From the Book of Joy: I asked the Dalai Lama what it was like to wake up with joy, and he shared his experience each morning: “I think if you are an intensely religious believer, as soon as you wake up, you thank God for another day. And you try to do God’s will. For a nontheist like myself, but who is Buddhist, as soon as I wake up, I remember Buddha’s teaching: the importance of kindness and compassion, wishing something good for others, or at least to reduce their suffering. Then I remember that everything is interrelated, so I set my intention for the day: that this day should be meaningful. Meaningful means, if possible, serve and help others. If not possible, then at least not to harm others.”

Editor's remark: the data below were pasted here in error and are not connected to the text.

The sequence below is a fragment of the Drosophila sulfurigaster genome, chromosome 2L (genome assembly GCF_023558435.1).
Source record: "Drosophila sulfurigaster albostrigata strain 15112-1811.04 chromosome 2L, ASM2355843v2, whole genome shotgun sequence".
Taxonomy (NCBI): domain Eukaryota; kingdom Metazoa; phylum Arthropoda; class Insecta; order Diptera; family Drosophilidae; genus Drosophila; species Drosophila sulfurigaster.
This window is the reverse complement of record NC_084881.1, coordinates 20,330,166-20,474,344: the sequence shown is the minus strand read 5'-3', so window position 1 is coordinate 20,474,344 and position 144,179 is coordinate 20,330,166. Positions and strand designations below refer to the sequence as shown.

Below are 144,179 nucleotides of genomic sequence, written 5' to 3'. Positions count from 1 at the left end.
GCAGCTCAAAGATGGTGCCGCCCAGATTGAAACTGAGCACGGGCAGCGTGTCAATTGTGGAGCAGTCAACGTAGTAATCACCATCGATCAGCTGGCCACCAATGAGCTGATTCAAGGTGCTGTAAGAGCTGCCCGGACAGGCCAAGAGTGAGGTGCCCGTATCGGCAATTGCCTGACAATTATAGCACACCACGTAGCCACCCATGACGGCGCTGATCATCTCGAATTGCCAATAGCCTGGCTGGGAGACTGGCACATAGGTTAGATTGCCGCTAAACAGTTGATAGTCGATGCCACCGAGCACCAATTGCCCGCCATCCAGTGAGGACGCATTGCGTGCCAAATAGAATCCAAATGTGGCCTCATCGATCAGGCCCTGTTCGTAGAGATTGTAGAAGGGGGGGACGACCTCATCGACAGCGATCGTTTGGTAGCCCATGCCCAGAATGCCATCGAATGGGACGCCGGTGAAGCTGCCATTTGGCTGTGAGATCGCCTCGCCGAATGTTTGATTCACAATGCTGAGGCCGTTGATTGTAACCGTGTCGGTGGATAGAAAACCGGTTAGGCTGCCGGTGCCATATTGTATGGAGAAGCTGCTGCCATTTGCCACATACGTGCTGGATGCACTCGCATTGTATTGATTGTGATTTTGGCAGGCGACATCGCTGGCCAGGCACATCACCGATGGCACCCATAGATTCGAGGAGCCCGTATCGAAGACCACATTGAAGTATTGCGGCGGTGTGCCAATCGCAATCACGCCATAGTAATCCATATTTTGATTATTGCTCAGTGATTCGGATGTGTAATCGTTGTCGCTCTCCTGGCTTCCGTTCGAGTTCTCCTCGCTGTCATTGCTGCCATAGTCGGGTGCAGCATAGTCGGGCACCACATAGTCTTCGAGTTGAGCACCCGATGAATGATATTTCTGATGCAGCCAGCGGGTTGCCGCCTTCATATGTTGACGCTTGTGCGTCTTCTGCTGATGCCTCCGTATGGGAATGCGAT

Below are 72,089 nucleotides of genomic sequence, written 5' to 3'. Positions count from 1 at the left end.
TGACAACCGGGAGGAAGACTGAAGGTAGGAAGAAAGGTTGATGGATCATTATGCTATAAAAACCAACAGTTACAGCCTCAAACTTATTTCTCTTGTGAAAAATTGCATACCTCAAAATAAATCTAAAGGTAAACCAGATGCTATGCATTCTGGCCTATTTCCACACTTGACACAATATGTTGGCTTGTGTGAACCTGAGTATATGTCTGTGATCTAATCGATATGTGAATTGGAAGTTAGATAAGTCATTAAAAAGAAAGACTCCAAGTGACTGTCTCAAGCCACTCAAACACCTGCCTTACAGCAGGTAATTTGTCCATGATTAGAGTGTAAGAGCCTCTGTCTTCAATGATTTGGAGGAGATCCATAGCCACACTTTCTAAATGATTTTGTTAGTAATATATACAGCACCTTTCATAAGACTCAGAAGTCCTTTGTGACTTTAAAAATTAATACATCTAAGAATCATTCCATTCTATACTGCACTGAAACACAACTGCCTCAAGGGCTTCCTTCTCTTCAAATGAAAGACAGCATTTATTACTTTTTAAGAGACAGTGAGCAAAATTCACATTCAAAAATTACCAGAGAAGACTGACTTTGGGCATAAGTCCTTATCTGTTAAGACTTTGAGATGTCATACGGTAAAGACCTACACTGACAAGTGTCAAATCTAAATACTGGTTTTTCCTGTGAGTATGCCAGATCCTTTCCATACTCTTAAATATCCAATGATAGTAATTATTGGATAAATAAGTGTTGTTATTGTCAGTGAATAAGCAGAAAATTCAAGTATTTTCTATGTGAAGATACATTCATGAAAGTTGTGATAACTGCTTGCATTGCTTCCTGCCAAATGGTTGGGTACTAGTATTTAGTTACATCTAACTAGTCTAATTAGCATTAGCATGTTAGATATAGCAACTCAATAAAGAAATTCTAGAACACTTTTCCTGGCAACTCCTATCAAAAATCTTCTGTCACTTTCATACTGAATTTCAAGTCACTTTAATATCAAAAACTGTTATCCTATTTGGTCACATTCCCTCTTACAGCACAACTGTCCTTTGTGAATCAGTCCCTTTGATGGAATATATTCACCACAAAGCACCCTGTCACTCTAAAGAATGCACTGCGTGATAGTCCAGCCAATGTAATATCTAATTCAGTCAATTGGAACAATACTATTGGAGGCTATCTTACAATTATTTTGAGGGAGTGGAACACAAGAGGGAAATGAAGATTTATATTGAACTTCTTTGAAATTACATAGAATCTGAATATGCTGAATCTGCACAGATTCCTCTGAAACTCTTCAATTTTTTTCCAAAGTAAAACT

My reflection: For years now the idea of loving-kindness has resonated with me, although when my son was in active addiction, this concept was not even on my radar. Every day was survival, a nonstop exercise in trying not to drown under the weight of all our problems.
Today’s Promise to consider: Kindness and compassion are lofty goals, especially when we’re battling the tidal waves of addiction in the family. Perhaps the best we can do some days is set an intention to ‘do no harm.’ For me, that requires constant presence of mind and body. My first reaction is not always a loving one, but if I’m able to observe my behavior against the criteria of whether it produces harm or not, I’m able to live without the regrets unskillful actions cause. And from there, I’m one step closer to the next rung of the ladder: loving-kindness.4870